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Pre-1914 Poetry: Coursework Essay This essay will analyse, compare and contrast London by William Blake and Composed upon Westminster Bridge by William Wordsworth. I will be looking at how both poets use language, structure and form to create effects..

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Introduction

Pre-1914 Poetry: Coursework Essay This essay will analyse, compare and contrast London by William Blake and Composed upon Westminster Bridge by William Wordsworth. I will be looking at how both poets use language, structure and form to create effects. All of these aspects of creative writing are greatly influenced by the writer's environment, background, and the way that they were living at the time they were writing. In the late 18th century the world was changing and developing fast, the invention of the steam engine, the burning of fossil fuels and coal being burned in houses, giving London the classic 1800's picturesque postcard image, of a very cloudy, smoggy city to be living in. However, William Wordsworth was born on April 17, 1770 in the not so polluted area of Cockermouth, Cumberland, in the Lake District. The magnificent landscape that William grew up in I would imagine would deeply affect his imagination and love of nature. This is shown many times in Composed upon Westminster Bridge as he constantly comments on the way London looks, creating a snap shot image on the view he sees London to be. ...read more.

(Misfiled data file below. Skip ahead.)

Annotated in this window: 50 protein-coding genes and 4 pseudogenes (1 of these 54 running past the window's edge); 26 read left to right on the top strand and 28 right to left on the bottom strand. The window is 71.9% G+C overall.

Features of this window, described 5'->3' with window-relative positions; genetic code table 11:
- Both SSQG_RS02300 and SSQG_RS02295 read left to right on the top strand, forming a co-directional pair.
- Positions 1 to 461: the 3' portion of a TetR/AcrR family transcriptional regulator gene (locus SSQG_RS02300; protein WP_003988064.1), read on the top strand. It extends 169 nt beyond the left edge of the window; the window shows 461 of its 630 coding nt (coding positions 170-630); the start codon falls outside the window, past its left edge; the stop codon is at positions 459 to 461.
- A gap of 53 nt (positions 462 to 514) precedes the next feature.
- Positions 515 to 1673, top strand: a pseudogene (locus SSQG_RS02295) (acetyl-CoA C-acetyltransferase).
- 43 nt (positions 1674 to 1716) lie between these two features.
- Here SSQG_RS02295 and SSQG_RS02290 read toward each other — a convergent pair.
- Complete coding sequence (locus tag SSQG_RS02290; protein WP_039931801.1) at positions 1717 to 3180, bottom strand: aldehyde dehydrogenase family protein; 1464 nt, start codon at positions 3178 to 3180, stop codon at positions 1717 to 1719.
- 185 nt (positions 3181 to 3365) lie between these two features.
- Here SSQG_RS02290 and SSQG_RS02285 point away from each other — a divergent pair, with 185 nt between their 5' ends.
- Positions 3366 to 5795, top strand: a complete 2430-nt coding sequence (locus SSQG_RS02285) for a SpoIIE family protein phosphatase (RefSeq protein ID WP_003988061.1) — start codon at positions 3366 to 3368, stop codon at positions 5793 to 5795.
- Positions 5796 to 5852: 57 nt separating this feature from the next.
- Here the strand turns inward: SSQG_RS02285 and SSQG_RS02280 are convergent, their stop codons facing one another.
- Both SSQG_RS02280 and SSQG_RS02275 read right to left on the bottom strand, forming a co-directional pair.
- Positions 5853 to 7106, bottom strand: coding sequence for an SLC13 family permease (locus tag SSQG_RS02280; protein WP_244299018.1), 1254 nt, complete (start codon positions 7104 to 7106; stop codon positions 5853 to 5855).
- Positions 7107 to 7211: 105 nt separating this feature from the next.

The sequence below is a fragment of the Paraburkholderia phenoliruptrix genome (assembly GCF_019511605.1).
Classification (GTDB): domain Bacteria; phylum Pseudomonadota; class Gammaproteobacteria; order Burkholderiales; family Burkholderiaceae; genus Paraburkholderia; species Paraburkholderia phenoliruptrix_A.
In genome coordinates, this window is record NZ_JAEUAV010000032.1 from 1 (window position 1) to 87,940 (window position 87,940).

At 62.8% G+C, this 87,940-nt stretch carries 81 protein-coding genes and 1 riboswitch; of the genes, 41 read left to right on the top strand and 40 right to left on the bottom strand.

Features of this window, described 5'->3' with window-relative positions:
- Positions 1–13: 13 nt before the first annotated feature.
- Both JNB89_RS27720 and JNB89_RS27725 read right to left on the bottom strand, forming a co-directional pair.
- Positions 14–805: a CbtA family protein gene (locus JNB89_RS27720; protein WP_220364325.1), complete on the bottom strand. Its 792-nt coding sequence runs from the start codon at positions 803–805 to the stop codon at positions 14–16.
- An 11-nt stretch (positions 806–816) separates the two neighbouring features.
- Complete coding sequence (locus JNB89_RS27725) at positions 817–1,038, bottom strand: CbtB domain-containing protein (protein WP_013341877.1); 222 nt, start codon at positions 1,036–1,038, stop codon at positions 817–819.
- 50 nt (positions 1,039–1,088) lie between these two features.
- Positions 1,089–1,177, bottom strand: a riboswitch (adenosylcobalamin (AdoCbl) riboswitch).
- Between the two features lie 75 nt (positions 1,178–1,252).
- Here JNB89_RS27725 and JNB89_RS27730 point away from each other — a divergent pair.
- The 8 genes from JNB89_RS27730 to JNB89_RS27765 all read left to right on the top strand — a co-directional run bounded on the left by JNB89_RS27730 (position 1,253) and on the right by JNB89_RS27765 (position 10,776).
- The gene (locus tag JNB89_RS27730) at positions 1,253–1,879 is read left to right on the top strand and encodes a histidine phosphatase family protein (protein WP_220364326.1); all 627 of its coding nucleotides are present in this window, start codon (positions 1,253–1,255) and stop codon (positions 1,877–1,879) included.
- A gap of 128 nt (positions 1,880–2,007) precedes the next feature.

Middle

With this poem the author wants to show the poverty and the bad circumstances, the poor people are living in. The poem creates a very depressing atmosphere. On the one hand it is not far fetched but on the other hand the poem is written with a very negative view on London. In contrast Composed upon Westminster Bridge is a more positively looking detailed account of London. For example, Wordsworth describes London as "all bright and glittering in the smokeless air'', trying to depict its beauty at a time where London was very foggy and dirty from the recent industrial revolution. Blake's poem is full of striking images. One image is " And mark in every face I meet, marks of weakness, marks of woe". Here Blake wants the reader to have an image of the civilians of London, how their lives must be so miserable, that it shows in their faces. He uses the word 'every', to suggest that these faces of sadness and woe, are shared by every civilian of London. ...read more.

Conclusion

Wordsworth does not use repetition in his poem, he concentrates on clearer use of language, comparing the depth and calm of London streets, to the depth and calm of a river, "..never felt, a calm so deep! The river glideth at his own street will". It is clear to me that these two poets have very different opinions of London. Blake's grim descriptions of the people and life of London, the screams of the babies of prostitutes in the streets in the night, create very dark images in my mind, whereas Wordsworth makes London look the total opposite. Wordsworth picks up on London's appealing ness, the rocks and hills, using words such as 'glittering', 'beauty' and 'splendour'. He says "even the very houses seem asleep; and all that mighty heart is lying still", implying that London itself is a living thing. To me I find Wordsworth's poem the more appealing; because of the easier to understand words and structure of his poem. Blake for me is too cryptic in the way that he writes his poetry, this leaves my understanding of the poem very hard to grasp, and for this reason I prefer Wordsworth's more colourful, clearer, simple depiction of London. ...read more.

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